Properly caring for houseplants in the winter involves monitoring and adjusting their conditions to accommodate the seasonal changes. By following these guidelines, you can help your indoor plants thrive throughout the colder months.
Provide sufficient light
Most houseplants suffer from a lack of light in winter. Not only flowering plants such as azalea or cyclamen need a bright location, but also species that otherwise tolerate less bright locations. These include ferns, lucky feather and dragon tree, for example. During the winter months, they should be located near a window. Ferns, dragon tree, ficus and elephant foot also prefer a slightly cooler location.
Important: While houseplants need a bright location near a window, they should not be placed directly over a heater or exposed to winter drafts if possible. Before airing, it is therefore advisable to remove the pots from the windowsill or draught.
Remove dust from the leaves
Dust that settles on the leaves of plants makes it even more difficult for them to absorb light. It should therefore be removed regularly – preferably with warm, lime-free water such as rainwater or boiled water.
Provide sufficient humidity
Due to heating, the air in the room is usually very dry in winter. To provide the plants with sufficient humidity, it makes sense to spray them regularly with water. The water droplets form a fine mist on the leaves and thus provide moisture. Spraying also helps to prevent brown leaf tips, which are also often the result of dry heating air. In addition, you can increase the humidity by using room humidifiers or an indoor fountain.
Proper watering: once a week is enough
In winter, most plants need less water. It is usually sufficient to water them once a week. For elephant foot and cacti, a rhythm of two to three weeks is sufficient. Orchids should also not be over-watered. If you are not sure whether a plant needs water, you can use the substrate as a guide – it should be well dried. Constantly moist soil tends to grow mold and is also a good environment for pathogens. Fertilizing should be avoided in winter.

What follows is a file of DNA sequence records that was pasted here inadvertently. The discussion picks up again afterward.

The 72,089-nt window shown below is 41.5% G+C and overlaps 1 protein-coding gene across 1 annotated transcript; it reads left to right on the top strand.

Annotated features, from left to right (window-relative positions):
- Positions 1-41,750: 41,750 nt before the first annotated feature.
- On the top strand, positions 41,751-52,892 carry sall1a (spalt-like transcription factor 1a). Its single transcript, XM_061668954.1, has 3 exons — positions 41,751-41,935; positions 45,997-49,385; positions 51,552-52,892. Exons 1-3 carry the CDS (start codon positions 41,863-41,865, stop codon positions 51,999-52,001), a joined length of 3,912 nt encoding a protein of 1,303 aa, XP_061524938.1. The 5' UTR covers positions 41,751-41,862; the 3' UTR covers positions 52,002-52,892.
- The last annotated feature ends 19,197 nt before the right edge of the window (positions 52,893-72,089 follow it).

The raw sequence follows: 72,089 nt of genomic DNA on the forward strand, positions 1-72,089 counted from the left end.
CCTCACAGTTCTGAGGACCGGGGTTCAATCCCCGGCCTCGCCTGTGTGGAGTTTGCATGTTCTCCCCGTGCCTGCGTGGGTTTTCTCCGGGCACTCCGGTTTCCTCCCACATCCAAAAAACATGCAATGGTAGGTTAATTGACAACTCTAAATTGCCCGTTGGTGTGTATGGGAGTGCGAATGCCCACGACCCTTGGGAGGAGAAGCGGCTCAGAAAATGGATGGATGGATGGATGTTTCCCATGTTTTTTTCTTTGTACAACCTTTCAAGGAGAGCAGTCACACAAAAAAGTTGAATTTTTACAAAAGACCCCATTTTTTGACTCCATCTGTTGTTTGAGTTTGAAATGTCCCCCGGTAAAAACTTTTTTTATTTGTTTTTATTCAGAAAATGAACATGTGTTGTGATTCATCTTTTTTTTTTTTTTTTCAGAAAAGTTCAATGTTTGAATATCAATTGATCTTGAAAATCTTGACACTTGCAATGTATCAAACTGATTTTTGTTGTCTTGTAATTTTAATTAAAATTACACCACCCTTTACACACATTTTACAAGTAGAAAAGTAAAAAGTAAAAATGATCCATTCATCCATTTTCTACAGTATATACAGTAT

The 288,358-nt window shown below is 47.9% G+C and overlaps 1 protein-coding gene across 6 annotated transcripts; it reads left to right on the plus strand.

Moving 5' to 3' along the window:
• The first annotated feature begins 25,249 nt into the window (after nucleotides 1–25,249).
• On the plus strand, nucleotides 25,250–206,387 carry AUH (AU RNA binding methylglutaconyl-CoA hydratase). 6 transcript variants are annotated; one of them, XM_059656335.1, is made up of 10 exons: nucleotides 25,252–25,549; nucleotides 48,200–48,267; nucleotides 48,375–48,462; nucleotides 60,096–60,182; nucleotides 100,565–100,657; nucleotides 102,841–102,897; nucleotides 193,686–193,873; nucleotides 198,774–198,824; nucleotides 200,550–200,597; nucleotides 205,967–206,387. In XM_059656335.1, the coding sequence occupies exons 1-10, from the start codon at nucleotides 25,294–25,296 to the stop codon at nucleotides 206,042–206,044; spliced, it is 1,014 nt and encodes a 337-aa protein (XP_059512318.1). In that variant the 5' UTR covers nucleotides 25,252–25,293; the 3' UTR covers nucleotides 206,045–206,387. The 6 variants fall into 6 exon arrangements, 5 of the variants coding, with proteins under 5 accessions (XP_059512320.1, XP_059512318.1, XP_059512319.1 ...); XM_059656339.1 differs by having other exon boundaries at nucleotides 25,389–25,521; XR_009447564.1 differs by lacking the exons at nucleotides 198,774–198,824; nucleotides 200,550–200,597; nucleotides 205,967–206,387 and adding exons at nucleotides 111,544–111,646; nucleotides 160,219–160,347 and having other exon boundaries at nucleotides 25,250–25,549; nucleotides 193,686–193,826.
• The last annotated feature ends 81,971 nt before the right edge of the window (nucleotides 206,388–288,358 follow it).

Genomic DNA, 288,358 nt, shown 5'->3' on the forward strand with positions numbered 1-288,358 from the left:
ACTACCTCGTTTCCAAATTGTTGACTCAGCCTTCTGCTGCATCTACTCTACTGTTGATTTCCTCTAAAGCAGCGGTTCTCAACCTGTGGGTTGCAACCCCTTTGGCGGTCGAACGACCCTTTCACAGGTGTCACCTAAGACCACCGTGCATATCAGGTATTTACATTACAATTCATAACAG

Preventing pest infestation
Pests are more common in houseplants in winter, as dry air and high room temperatures favor their reproduction. Relatively common are scale insects, mealybugs, fungus gnats and spider mites. To prevent infestation, increase humidity, for example by spraying, and regularly check the plants for pests.
What to do against spider mites?
If a plant is infested, quick action is required. Fine, silvery light spots scattered over the leaf, webs and dried leaves indicate an infestation of spider mites. First isolate the affected plant from the others. Then shower well and then put a transparent plastic bag over the plant. The use of oil-based preparations such as neem and rapeseed oil, as well as beneficial insects such as gall midges, also helps to get rid of spider mites ecologically.
Help with fungus gnats and aphids
Fungus gnats can be effectively controlled with so-called yellow boards, to which the pests stick. As a preventive measure, the substrate should be kept dry on the surface or sprinkled with sand. Then the fungus gnats do not lay their eggs so easily.
Scale, mealybugs and mealybugs can be recognized by their sticky excretions on the leaves. They, too, can be controlled well with oil-based preparations or by applying beneficial insects such as lacewings and ladybugs, which are available on the Internet. If whole parts of the plant are heavily infested, it is sometimes useful to cut them off.